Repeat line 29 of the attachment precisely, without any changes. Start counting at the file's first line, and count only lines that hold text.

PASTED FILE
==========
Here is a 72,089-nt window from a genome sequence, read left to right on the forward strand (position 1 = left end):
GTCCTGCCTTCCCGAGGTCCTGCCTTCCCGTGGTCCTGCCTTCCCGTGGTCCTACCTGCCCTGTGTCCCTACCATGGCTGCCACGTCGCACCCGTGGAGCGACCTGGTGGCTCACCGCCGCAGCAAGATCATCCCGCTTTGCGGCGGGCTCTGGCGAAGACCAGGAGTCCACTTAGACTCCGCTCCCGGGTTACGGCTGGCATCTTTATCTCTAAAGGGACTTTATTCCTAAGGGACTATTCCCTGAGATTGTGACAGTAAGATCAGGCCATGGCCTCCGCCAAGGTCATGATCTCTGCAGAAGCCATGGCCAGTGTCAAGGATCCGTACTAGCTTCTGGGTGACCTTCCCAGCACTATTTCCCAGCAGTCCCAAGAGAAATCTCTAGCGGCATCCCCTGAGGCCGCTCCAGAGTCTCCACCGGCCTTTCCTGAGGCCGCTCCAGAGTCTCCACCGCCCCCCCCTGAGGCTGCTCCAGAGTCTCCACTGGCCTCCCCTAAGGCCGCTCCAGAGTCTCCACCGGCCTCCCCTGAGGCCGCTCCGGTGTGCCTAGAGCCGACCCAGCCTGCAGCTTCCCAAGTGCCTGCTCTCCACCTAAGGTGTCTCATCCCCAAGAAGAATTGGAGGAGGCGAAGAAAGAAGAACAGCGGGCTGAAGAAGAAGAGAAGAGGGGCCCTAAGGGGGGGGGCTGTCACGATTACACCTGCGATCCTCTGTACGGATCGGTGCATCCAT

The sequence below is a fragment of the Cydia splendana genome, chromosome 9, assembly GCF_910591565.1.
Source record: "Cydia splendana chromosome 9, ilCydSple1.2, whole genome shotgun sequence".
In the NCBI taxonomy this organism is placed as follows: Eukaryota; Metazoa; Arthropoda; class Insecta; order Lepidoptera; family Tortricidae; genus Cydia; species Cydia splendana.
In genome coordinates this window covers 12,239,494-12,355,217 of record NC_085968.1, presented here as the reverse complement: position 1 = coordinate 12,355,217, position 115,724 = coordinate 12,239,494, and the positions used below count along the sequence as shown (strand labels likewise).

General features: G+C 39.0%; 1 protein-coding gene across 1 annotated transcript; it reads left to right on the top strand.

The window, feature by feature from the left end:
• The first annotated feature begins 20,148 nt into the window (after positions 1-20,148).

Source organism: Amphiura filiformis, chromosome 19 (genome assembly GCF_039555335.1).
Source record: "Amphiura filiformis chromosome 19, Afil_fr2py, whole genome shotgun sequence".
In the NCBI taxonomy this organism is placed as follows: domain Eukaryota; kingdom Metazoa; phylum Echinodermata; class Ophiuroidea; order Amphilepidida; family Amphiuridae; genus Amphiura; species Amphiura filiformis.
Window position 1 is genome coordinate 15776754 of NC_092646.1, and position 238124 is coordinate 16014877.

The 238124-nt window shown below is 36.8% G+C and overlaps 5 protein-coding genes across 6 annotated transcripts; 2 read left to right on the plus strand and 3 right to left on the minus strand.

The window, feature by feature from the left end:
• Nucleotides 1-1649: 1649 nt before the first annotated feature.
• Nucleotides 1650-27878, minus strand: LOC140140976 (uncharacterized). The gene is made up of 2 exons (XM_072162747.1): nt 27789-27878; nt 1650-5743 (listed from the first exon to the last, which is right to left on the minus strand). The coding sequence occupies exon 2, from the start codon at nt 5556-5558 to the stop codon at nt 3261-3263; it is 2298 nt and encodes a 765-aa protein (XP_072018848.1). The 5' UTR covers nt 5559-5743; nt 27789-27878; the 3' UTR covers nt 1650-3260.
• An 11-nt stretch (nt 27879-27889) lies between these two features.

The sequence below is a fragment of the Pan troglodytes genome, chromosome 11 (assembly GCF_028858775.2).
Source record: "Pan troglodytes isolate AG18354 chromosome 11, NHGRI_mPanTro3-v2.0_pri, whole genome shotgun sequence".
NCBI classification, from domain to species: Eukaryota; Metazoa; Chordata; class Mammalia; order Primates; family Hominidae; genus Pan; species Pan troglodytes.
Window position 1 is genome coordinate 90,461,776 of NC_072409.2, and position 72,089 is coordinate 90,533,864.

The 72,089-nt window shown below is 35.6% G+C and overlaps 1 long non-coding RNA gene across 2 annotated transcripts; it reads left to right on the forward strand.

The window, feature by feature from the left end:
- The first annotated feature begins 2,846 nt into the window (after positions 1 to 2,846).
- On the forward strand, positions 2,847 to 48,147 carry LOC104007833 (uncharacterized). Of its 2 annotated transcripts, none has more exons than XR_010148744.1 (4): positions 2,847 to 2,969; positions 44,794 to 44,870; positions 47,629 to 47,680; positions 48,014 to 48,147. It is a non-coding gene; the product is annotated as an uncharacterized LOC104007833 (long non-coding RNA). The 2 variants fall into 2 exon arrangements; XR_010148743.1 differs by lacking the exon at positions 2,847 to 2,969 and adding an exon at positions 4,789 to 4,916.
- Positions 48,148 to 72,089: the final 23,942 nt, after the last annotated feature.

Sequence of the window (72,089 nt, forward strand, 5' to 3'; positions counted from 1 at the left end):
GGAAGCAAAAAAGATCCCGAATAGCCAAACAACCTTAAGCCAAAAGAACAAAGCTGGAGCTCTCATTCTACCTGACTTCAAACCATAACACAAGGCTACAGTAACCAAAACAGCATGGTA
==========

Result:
GGAAGCAAAAAAGATCCCGAATAGCCAAACAACCTTAAGCCAAAAGAACAAAGCTGGAGCTCTCATTCTACCTGACTTCAAACCATAACACAAGGCTACAGTAACCAAAACAGCATGGTA